The time was "close to 10.30am. William was playing a game pretending to be a daddy tiger.
"William was ducking to the northeast corner of the house and then rushing out and roaring at the ladies," he said.
"They were drinking tea."
The foster grandmother had "thought William was being very boisterous and loud", but the foster mother had replied "he's a boy, that's just how they are".
Minutes later, the foster mother "had just finished her tea and ... she noticed it had "become quiet, too quiet".
"There had been one loud roar and then nothing," Craddock said.
She called for William, but there was "no response", and she went looking up Benaroon Drive for his red Spider-Man suit among the green foliage up and down the street.
When her husband arrived home, she asked him: "Is William with you? I can't find him."
A video of a walk-through by police with the foster father in the yard around the house where William went missing was played in court.
He can be seen showing the detective various fences that he thought William could have got through and others that he couldn't have.
"He does know his limitations," the foster father says in the video.
"He could walk straight under here," he says at a low fence.
But at a higher fence, says "he's not going to get under this, it's too hard ... he's not a wanderer".
The foster mother went out along the street and neighbour Anne Maree Sharpley came out to help search.
At one point Sharpley hugged the crying foster mother, saying "breathe, it's okay, we will find him".
Sharpley saw the foster father "running around the bush calling out 'William' ... 'he looked scared, lost, worried'".
At 10.56am, the foster mother dialled triple-0.
The call, which was played in the court, begins with the foster mother saying, "my son, he's missing, he's 3-and-a-half".
She then says, "we have been looking for him for about fifteen or twenty minutes" and gives a physical description of him, including that he has "a freckle on the top of his head if you part it at the side".
She tells the triple-0 responded "it's the first time" William has run off.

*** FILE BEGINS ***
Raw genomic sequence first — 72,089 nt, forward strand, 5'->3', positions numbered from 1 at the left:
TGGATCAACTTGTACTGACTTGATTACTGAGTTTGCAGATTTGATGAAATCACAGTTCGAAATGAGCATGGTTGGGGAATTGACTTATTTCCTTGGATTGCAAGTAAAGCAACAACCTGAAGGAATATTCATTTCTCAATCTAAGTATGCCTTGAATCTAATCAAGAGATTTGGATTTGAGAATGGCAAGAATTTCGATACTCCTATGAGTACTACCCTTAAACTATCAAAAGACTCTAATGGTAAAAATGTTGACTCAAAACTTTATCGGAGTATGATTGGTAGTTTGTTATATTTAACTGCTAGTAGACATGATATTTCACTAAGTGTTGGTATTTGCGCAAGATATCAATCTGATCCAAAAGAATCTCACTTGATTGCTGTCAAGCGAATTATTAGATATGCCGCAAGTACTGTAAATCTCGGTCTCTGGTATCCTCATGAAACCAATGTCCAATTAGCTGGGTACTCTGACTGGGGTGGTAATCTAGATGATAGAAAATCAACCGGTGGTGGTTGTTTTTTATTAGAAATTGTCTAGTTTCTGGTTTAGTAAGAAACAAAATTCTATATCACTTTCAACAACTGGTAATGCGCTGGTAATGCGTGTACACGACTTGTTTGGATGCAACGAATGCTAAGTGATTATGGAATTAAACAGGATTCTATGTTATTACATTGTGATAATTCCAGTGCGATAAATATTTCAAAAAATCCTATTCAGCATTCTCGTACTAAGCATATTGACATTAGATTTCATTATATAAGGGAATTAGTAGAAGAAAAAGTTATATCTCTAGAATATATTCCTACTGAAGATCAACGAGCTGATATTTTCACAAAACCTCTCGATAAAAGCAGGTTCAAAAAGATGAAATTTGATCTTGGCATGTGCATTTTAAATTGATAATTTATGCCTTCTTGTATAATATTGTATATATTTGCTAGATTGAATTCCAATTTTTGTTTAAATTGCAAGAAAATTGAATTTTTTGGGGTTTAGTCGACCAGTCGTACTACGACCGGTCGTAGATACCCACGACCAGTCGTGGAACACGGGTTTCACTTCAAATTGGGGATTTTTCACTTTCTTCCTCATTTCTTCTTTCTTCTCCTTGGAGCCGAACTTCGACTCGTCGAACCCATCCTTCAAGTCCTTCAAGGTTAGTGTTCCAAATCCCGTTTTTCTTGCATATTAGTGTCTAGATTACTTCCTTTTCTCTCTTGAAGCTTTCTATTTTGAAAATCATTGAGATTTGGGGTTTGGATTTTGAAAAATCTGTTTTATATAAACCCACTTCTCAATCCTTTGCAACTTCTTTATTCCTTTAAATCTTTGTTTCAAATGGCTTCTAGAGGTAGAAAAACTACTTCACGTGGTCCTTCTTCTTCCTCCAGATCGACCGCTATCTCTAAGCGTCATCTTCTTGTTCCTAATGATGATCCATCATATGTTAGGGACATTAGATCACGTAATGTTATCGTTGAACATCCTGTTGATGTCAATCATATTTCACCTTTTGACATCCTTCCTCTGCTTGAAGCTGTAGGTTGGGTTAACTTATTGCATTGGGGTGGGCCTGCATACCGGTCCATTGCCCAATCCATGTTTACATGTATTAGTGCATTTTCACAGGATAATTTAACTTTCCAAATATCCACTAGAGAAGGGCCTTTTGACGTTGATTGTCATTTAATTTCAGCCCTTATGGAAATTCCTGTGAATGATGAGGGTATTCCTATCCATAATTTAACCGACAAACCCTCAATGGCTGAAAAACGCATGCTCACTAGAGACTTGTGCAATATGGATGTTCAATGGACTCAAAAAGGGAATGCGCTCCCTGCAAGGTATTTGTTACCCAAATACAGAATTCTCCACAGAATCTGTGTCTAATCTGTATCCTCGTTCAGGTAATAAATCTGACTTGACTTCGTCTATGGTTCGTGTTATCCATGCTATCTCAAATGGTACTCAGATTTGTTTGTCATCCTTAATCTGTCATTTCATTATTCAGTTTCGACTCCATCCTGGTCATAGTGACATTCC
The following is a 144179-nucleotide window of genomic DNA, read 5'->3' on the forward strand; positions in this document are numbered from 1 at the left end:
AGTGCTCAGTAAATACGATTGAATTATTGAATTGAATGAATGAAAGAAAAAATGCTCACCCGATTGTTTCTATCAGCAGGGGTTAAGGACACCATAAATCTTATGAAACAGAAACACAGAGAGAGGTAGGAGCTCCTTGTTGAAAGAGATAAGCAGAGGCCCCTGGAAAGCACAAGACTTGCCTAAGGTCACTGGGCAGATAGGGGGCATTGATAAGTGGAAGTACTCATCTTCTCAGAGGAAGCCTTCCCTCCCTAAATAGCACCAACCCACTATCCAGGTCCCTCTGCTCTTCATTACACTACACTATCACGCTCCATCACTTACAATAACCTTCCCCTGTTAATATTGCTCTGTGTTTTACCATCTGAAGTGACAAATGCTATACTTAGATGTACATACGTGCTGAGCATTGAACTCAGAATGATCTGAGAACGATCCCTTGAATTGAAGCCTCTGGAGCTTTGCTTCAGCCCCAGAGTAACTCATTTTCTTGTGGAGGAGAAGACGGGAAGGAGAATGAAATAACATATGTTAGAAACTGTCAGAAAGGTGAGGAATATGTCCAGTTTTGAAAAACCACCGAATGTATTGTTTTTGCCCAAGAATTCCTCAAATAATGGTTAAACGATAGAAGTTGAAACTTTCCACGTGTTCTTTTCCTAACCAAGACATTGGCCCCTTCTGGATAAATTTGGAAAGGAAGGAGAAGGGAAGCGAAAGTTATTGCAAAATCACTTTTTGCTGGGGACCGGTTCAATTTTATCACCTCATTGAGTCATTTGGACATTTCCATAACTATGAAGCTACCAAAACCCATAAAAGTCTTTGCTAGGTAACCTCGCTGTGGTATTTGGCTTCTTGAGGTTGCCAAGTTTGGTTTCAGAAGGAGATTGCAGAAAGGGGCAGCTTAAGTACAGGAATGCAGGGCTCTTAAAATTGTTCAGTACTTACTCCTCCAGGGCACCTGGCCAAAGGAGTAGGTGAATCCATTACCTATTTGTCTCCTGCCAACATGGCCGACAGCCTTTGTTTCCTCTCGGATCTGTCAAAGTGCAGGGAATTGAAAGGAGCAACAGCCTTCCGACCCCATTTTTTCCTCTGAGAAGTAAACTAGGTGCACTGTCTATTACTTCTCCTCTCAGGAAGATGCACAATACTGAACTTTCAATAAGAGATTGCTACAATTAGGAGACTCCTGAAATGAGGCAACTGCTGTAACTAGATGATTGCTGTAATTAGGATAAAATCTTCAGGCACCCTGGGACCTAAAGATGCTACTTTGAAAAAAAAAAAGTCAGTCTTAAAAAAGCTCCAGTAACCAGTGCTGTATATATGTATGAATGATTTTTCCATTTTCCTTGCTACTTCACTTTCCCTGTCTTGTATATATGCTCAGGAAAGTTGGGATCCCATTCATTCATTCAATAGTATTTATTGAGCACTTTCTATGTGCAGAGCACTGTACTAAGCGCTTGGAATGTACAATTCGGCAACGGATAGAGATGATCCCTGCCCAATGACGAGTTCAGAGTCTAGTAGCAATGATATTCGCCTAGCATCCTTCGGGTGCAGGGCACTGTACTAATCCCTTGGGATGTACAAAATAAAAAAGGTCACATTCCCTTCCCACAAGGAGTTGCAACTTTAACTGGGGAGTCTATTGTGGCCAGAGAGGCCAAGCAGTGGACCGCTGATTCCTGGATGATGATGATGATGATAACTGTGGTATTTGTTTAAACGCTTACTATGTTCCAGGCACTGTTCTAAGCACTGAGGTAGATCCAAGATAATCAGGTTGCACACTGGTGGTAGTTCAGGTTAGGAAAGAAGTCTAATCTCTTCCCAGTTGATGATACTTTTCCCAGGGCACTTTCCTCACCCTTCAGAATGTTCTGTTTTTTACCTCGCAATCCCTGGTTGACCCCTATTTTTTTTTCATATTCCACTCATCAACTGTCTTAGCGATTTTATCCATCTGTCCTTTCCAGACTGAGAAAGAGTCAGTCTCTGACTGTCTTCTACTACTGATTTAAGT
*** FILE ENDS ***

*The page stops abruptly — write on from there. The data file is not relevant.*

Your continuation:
Craddock told the court that statistically, according to US research, "74 per cent of children abducted and murdered by a stranger .... (are dead) within three hours".
But he said "it hasn't been determined ... that William has been abducted by a stranger, that William has been dead or has been murdered".
He said missing children are not usually reported to police for about two hours.
But in the case of William, he was reported missing after about 20 minutes and the first policeman arrived on the scene by 11.06am.
By 12.30am, more police had arrived with search dogs, and drains, dams and waterways were being searched.
Craddock said despite the fact the inquest was investigating the "suspected death" of William, "there's no establishing that William is in fact dead".
He said it also had "not been established that William has been abducted by a stranger ... or is deceased".
"If it is the case that William was abducted ... it means a person snatched a 3-year-old from the safety of a backyard and that person remains in our community," Craddock told the court.
"Police suspected abduction early on."
The court also heard from FACS senior practitioner Catherine Alexander that William's case file did not record any "open animosity" between Williams biological and foster parents during visits.